SANTA FE – A $6.2 billion budget bill for the coming year failed on the House floor in a 34-34 vote Friday, likely forcing lawmakers back to the negotiating table with less than two weeks left in the 30-day legislative session.
With education spending the primary source of disagreement, Democratic Rep. Sandra Jeff of Crownpoint joined with the House of Representatives’ 33 GOP members to stymie the budget bill, which had been passed by a House budget panel on party-line vote a day earlier. Two members of the 70-member chamber were absent due to health issues.
Who will have control over a relatively small percentage of new education spending – local school districts or Gov. Susana Martinez’s administration – was a strong undercurrent of the debate as the big budget bill failed on a tie vote.
“Everybody will take a deep breath, assess where we’re at and go from there,” House Speaker Ken Martinez, D-Grants, told reporters after the vote. “We’ll get a budget passed.”
Top-ranking House Republicans, who tried to amend the budget to give the Public Education Department more control over K-12 spending, said they will continue to push for changes in public school funding.
House Minority Whip Nate Gentry, R-Albuquerque, said Democrats are “terrified” that the Martinez’s education initiatives would be successful if implemented.
“There is a lot of election-year posturing,” Gentry said after Friday’s vote. “But my guess is (this vote) sends people back to the negotiating table.”
Because the budget bill failed on a tie vote, it could be brought back for consideration in the House at any time, with or without changes.
Democrats hold a 37-33 majority in the House, but two Democrats – Reps. Ernest Chavez of Albuquerque and Phillip Archuleta of Las Cruces – have been battling health problems and have yet to set foot in the Capitol during this year’s session.
Speaker Martinez acknowledged the political equation in the House has changed during this year’s session, due largely to the absences, but said he won’t pressure the ailing lawmakers to return to the Roundhouse.
In all, the budget plan under consideration Friday would have increased state spending by about $280 million – or 4.8 percent – over this year’s levels. More than half of that spending increase, about $150 million, would have gone toward public schools.
In its current form, the budget would also give salary increases of 3 percent to all state employees and teachers, while providing even larger pay hikes for new teachers, certain law enforcement officers and elected officials.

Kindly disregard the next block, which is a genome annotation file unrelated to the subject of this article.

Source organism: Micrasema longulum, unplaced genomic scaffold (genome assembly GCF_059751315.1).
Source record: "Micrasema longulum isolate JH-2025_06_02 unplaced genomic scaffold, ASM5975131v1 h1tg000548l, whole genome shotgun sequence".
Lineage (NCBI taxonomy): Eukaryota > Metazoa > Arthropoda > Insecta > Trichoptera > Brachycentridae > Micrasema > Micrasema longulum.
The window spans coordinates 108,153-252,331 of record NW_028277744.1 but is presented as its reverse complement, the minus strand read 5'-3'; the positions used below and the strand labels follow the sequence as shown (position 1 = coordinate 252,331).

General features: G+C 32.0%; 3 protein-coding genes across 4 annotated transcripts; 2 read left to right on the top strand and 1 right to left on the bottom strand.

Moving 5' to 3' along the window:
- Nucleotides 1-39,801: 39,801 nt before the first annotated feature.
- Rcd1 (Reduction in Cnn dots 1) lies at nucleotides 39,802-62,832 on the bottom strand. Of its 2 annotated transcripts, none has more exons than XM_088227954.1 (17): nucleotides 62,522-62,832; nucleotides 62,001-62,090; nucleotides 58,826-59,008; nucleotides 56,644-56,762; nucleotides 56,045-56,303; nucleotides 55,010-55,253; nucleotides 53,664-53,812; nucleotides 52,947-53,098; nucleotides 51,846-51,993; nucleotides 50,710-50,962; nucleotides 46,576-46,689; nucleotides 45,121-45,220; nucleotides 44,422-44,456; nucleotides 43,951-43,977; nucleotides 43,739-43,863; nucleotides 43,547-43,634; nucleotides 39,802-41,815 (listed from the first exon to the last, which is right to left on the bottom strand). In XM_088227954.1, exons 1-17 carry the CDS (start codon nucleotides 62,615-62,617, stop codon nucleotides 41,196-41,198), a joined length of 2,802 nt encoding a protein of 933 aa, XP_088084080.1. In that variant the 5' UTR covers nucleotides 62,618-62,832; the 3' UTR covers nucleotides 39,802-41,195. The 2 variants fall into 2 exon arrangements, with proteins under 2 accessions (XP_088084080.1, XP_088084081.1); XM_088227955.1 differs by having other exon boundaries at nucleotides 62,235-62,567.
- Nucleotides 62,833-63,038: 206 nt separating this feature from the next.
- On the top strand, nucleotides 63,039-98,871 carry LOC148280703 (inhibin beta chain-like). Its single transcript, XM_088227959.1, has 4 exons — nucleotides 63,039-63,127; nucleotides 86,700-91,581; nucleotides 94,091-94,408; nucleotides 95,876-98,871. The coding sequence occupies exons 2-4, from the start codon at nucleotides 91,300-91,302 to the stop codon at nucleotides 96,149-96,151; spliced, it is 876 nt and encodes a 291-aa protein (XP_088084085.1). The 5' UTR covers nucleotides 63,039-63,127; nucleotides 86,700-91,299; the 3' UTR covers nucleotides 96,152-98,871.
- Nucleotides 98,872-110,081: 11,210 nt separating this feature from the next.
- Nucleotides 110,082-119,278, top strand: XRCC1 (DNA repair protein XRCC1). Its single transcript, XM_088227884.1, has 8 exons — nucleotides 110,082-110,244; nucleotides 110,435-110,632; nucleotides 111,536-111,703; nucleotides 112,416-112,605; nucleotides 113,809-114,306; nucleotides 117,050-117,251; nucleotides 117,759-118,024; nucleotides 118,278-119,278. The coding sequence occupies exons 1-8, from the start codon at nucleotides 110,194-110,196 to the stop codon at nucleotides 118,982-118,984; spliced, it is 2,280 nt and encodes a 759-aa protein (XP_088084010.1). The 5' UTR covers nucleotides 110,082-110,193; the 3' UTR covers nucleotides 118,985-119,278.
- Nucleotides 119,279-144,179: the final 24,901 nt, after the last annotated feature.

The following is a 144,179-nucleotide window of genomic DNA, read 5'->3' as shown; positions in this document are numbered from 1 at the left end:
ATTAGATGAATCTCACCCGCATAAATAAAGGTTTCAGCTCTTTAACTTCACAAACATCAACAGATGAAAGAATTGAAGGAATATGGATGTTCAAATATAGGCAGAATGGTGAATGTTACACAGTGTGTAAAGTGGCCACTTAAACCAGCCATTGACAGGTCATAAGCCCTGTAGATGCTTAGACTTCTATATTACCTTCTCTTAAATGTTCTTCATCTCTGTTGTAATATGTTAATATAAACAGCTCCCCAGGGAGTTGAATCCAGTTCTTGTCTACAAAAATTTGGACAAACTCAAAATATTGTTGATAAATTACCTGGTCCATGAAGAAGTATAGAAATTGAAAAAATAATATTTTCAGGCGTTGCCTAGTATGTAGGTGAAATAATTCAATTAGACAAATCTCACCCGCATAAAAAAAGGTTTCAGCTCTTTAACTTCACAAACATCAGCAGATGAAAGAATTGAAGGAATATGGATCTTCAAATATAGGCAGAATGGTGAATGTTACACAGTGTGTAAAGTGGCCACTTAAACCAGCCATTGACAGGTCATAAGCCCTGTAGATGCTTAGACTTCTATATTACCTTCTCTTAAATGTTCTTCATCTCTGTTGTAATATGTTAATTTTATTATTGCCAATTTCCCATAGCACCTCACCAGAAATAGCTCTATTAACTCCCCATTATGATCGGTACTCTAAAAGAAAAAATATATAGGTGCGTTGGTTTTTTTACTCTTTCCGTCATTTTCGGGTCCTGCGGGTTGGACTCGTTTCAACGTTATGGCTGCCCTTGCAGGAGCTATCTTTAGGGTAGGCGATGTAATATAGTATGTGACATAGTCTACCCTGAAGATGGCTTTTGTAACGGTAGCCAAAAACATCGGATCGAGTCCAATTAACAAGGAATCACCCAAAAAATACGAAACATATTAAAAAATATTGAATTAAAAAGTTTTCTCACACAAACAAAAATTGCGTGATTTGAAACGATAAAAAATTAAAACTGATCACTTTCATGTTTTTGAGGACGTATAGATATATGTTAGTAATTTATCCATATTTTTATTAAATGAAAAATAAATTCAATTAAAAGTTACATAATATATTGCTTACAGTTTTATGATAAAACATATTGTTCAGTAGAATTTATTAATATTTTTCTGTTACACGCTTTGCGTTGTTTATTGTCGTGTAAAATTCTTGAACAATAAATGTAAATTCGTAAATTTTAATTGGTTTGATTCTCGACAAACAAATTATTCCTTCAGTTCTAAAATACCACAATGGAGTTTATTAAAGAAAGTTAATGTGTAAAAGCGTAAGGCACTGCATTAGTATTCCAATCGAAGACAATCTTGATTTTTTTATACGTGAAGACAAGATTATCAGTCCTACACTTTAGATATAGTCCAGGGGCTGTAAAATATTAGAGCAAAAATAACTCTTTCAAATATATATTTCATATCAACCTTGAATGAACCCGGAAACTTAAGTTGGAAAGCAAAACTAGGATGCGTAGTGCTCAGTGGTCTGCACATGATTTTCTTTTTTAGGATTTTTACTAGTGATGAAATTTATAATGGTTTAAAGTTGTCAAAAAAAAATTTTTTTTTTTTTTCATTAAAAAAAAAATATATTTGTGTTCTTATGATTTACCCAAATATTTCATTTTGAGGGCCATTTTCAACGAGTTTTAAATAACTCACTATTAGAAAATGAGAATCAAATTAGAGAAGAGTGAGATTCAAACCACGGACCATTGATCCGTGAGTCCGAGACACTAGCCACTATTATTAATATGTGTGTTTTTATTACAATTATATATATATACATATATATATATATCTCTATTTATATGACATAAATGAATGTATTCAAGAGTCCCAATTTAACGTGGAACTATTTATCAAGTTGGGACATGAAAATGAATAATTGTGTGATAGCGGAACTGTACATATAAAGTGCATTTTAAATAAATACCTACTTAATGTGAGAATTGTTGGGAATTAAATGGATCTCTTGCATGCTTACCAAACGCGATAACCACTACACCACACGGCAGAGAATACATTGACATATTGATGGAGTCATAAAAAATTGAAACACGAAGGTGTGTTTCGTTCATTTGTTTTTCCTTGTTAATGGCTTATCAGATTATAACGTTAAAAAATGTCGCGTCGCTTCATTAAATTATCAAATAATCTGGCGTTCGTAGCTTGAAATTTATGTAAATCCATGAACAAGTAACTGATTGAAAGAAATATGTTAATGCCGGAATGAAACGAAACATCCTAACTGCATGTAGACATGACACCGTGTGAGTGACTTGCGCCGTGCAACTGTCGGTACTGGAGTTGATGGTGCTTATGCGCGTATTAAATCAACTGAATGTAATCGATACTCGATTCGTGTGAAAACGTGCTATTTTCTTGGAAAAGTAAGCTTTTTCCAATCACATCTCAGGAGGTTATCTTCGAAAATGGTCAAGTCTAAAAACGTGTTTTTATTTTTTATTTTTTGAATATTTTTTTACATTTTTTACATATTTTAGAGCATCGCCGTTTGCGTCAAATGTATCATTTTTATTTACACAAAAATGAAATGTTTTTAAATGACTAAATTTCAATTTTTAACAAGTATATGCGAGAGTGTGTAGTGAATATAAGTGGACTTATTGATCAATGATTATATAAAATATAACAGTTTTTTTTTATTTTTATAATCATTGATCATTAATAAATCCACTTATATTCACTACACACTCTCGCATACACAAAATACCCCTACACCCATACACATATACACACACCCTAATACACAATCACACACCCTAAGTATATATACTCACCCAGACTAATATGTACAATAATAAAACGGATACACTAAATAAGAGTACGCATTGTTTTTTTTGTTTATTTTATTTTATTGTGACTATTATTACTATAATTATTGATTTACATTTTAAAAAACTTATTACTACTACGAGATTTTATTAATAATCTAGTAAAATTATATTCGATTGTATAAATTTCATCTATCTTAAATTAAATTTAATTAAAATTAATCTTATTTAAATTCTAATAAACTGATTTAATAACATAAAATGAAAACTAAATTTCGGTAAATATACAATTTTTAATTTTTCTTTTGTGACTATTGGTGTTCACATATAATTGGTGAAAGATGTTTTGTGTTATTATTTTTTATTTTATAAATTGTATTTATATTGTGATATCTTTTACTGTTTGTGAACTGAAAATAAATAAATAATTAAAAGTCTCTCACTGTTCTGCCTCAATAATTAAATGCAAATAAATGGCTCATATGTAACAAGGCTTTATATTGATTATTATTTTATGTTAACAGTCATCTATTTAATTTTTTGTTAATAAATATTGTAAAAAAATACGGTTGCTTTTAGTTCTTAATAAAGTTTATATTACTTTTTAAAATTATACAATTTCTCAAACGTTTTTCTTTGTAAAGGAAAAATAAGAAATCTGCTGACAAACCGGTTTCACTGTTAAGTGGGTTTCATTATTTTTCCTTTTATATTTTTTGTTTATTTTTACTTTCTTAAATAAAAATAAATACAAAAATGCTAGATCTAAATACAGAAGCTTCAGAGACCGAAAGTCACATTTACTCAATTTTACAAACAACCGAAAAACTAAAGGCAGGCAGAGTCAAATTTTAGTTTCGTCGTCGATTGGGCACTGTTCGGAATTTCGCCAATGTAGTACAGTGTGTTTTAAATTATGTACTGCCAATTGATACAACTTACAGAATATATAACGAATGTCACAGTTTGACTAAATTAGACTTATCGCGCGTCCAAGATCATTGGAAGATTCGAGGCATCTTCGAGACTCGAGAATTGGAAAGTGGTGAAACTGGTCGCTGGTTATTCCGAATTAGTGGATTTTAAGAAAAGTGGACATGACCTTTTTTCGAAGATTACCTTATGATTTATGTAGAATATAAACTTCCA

A spokesman for Martinez, the state’s first-term Republican governor, said the budget would have underfunded education initiatives designed to help struggling students and boost low-performing schools. Those initiatives include a merit pay program seeking to link teacher pay hikes to an educator evaluation system.
“It’s unfortunate that Democrats tried to ram through a partisan budget after only negotiating with labor unions and special interests and not the minority party,” Martinez spokesman Enrique Knell said. “That’s how Washington, D.C., operates, but it’s not how we should do things in New Mexico. The Democrats need to work in a bipartisan manner, and we’re willing to do that.”
House Democrats insisted during Friday’s three-hour-plus debate they had already made compromises, such as fulfilling Martinez’s request for $10 million in funding for economic development grants that can be used to entice businesses to relocate to New Mexico.
And they criticized the Republicans’ education push as a misguided attempt to divert spending control away from the state’s 89 school districts.
“It’s giving the executive a check and saying, spend it how you deem appropriate,” said House Democratic Whip Antonio “Moe” Maestas of Albuquerque.
Teachers union officials have said they do not want to see the budget bill significantly altered as it moves forward, but that might prove difficult unless either of the two ailing House Democrats is able to return to the Roundhouse and cast votes.
Once approved by the House, the spending plan must still pass through the Senate, where changes are likely to be made, before advancing to the governor’s desk for final approval.
If lawmakers are unable to pass a budget during the 30-day session, they will likely be summoned back to Santa Fe by Martinez for a special session to try again. The session ends Feb. 20.